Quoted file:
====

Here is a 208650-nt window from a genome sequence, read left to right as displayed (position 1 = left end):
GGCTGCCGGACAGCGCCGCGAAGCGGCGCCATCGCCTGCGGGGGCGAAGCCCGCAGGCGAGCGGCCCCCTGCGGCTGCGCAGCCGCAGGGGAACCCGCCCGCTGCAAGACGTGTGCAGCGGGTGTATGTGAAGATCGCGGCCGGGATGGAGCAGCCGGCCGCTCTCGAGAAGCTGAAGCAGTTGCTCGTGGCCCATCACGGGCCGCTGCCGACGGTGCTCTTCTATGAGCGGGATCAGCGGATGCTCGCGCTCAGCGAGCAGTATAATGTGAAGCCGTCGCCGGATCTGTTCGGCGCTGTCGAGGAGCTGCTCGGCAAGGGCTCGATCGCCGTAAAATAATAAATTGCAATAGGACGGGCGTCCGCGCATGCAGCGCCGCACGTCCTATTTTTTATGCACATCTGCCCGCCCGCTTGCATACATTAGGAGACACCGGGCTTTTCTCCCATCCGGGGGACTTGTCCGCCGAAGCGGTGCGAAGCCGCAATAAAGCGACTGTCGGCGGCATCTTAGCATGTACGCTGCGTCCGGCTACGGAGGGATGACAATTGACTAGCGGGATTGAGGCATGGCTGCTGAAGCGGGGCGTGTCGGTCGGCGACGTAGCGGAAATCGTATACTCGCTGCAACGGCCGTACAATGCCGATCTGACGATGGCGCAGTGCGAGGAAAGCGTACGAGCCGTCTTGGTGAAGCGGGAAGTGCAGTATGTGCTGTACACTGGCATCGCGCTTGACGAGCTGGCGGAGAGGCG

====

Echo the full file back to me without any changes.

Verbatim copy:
Here is a 208650-nt window from a genome sequence, read left to right as displayed (position 1 = left end):
GGCTGCCGGACAGCGCCGCGAAGCGGCGCCATCGCCTGCGGGGGCGAAGCCCGCAGGCGAGCGGCCCCCTGCGGCTGCGCAGCCGCAGGGGAACCCGCCCGCTGCAAGACGTGTGCAGCGGGTGTATGTGAAGATCGCGGCCGGGATGGAGCAGCCGGCCGCTCTCGAGAAGCTGAAGCAGTTGCTCGTGGCCCATCACGGGCCGCTGCCGACGGTGCTCTTCTATGAGCGGGATCAGCGGATGCTCGCGCTCAGCGAGCAGTATAATGTGAAGCCGTCGCCGGATCTGTTCGGCGCTGTCGAGGAGCTGCTCGGCAAGGGCTCGATCGCCGTAAAATAATAAATTGCAATAGGACGGGCGTCCGCGCATGCAGCGCCGCACGTCCTATTTTTTATGCACATCTGCCCGCCCGCTTGCATACATTAGGAGACACCGGGCTTTTCTCCCATCCGGGGGACTTGTCCGCCGAAGCGGTGCGAAGCCGCAATAAAGCGACTGTCGGCGGCATCTTAGCATGTACGCTGCGTCCGGCTACGGAGGGATGACAATTGACTAGCGGGATTGAGGCATGGCTGCTGAAGCGGGGCGTGTCGGTCGGCGACGTAGCGGAAATCGTATACTCGCTGCAACGGCCGTACAATGCCGATCTGACGATGGCGCAGTGCGAGGAAAGCGTACGAGCCGTCTTGGTGAAGCGGGAAGTGCAGTATGTGCTGTACACTGGCATCGCGCTTGACGAGCTGGCGGAGAGGCG